A Survey of Soil-Reinforcement Interface Friction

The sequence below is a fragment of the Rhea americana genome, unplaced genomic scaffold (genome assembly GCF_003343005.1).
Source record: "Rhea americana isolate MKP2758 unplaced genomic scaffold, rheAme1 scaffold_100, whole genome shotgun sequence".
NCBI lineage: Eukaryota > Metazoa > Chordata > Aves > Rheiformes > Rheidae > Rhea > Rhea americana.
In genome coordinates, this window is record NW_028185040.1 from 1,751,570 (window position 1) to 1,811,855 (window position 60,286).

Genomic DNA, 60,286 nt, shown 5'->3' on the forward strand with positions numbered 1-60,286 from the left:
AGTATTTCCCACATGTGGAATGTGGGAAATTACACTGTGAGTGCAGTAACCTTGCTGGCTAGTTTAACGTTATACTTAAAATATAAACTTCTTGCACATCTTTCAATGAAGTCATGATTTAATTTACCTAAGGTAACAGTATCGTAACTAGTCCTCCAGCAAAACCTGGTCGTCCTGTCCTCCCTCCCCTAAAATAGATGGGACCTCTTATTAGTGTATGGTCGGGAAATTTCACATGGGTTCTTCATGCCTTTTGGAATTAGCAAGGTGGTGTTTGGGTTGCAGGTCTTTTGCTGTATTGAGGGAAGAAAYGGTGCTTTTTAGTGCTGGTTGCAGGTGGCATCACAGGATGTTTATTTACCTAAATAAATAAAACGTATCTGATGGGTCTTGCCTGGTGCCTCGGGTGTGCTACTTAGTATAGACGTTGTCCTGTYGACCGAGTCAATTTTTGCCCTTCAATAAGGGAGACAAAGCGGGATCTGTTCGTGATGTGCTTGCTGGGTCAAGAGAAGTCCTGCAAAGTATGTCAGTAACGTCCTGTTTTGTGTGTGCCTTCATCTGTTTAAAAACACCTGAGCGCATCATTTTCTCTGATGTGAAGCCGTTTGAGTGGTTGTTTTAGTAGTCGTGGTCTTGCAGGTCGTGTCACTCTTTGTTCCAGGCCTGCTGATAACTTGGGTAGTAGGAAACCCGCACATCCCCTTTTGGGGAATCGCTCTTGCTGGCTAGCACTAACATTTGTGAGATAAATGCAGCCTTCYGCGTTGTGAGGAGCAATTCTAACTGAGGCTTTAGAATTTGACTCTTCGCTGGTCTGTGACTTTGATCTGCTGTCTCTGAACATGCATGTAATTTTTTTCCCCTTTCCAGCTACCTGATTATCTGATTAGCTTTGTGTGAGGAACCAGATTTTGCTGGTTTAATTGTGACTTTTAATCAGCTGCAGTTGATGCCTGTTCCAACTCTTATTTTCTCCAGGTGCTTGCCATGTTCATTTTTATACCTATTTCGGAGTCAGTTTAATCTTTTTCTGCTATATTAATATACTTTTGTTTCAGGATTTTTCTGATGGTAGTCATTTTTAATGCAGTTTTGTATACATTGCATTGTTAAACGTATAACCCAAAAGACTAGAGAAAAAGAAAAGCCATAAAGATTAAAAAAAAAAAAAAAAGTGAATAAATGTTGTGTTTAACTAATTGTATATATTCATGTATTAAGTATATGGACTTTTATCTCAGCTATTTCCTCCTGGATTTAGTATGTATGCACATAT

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The most important aspect of reinforced earth is the sliding shear resistance between the soil and reinforcements expressed in terms of a sliding friction angle or a coefficient of friction. A number of different procedures have been followed in order to quantify this physical property and as a result there is a wide range of reported values. In the present paper, the friction coefficient values of smooth and rough brass strips as determined by modified direct shear tests and by pull out and wall rotation tests in a model box are given and interpreted. For smooth strips, it is found that direct shear and pull out tests give comparable results and the friction coefficients are not influenced by the density. For rough strips, however, pull out tests may give much higher friction values than the direct shear tests as density increases. In wall rotation tests which are an attempt to represent the friction mobilization mechanism in reinforced earth, the friction coefficient values appear to be limited by the values obtained from direct shear tests for both smooth and rough strips, irrespective of density
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